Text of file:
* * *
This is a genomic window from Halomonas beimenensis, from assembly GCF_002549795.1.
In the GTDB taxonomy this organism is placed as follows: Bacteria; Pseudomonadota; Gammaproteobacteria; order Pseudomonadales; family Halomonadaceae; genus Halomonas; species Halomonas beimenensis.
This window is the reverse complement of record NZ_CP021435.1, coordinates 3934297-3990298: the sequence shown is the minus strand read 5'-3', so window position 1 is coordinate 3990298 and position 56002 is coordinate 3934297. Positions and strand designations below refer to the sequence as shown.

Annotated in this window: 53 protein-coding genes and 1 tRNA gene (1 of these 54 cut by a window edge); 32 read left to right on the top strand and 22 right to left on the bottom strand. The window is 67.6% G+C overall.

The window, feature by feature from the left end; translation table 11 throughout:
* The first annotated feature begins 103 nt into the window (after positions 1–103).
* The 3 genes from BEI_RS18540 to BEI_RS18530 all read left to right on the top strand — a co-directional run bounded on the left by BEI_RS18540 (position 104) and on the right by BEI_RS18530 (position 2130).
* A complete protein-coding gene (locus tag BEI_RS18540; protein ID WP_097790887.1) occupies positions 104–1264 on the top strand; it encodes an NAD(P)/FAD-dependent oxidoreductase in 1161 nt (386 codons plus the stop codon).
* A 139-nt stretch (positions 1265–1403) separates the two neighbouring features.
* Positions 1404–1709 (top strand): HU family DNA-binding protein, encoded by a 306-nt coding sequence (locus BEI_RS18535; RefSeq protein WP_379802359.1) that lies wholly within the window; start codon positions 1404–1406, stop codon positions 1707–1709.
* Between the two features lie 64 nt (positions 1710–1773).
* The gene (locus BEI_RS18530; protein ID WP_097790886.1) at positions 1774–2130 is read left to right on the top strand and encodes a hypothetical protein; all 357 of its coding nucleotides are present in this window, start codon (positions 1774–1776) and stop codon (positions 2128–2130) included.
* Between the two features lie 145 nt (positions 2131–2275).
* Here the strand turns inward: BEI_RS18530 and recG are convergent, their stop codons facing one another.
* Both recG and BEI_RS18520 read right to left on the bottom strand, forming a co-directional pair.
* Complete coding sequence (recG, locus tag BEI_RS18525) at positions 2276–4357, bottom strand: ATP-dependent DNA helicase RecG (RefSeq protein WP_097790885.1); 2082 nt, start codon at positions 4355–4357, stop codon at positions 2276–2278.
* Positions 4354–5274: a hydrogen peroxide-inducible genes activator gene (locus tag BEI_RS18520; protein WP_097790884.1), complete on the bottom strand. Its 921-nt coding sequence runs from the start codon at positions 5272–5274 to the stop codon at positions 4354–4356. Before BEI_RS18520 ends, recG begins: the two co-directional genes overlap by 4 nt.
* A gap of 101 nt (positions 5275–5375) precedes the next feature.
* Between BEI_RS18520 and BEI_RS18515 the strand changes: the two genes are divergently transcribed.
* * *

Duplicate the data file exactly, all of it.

This is a genomic window from Halomonas beimenensis, from assembly GCF_002549795.1.
In the GTDB taxonomy this organism is placed as follows: Bacteria; Pseudomonadota; Gammaproteobacteria; order Pseudomonadales; family Halomonadaceae; genus Halomonas; species Halomonas beimenensis.
This window is the reverse complement of record NZ_CP021435.1, coordinates 3934297-3990298: the sequence shown is the minus strand read 5'-3', so window position 1 is coordinate 3990298 and position 56002 is coordinate 3934297. Positions and strand designations below refer to the sequence as shown.

Annotated in this window: 53 protein-coding genes and 1 tRNA gene (1 of these 54 cut by a window edge); 32 read left to right on the top strand and 22 right to left on the bottom strand. The window is 67.6% G+C overall.

The window, feature by feature from the left end; translation table 11 throughout:
* The first annotated feature begins 103 nt into the window (after positions 1–103).
* The 3 genes from BEI_RS18540 to BEI_RS18530 all read left to right on the top strand — a co-directional run bounded on the left by BEI_RS18540 (position 104) and on the right by BEI_RS18530 (position 2130).
* A complete protein-coding gene (locus tag BEI_RS18540; protein ID WP_097790887.1) occupies positions 104–1264 on the top strand; it encodes an NAD(P)/FAD-dependent oxidoreductase in 1161 nt (386 codons plus the stop codon).
* A 139-nt stretch (positions 1265–1403) separates the two neighbouring features.
* Positions 1404–1709 (top strand): HU family DNA-binding protein, encoded by a 306-nt coding sequence (locus BEI_RS18535; RefSeq protein WP_379802359.1) that lies wholly within the window; start codon positions 1404–1406, stop codon positions 1707–1709.
* Between the two features lie 64 nt (positions 1710–1773).
* The gene (locus BEI_RS18530; protein ID WP_097790886.1) at positions 1774–2130 is read left to right on the top strand and encodes a hypothetical protein; all 357 of its coding nucleotides are present in this window, start codon (positions 1774–1776) and stop codon (positions 2128–2130) included.
* Between the two features lie 145 nt (positions 2131–2275).
* Here the strand turns inward: BEI_RS18530 and recG are convergent, their stop codons facing one another.
* Both recG and BEI_RS18520 read right to left on the bottom strand, forming a co-directional pair.
* Complete coding sequence (recG, locus tag BEI_RS18525) at positions 2276–4357, bottom strand: ATP-dependent DNA helicase RecG (RefSeq protein WP_097790885.1); 2082 nt, start codon at positions 4355–4357, stop codon at positions 2276–2278.
* Positions 4354–5274: a hydrogen peroxide-inducible genes activator gene (locus tag BEI_RS18520; protein WP_097790884.1), complete on the bottom strand. Its 921-nt coding sequence runs from the start codon at positions 5272–5274 to the stop codon at positions 4354–4356. Before BEI_RS18520 ends, recG begins: the two co-directional genes overlap by 4 nt.
* A gap of 101 nt (positions 5275–5375) precedes the next feature.
* Between BEI_RS18520 and BEI_RS18515 the strand changes: the two genes are divergently transcribed.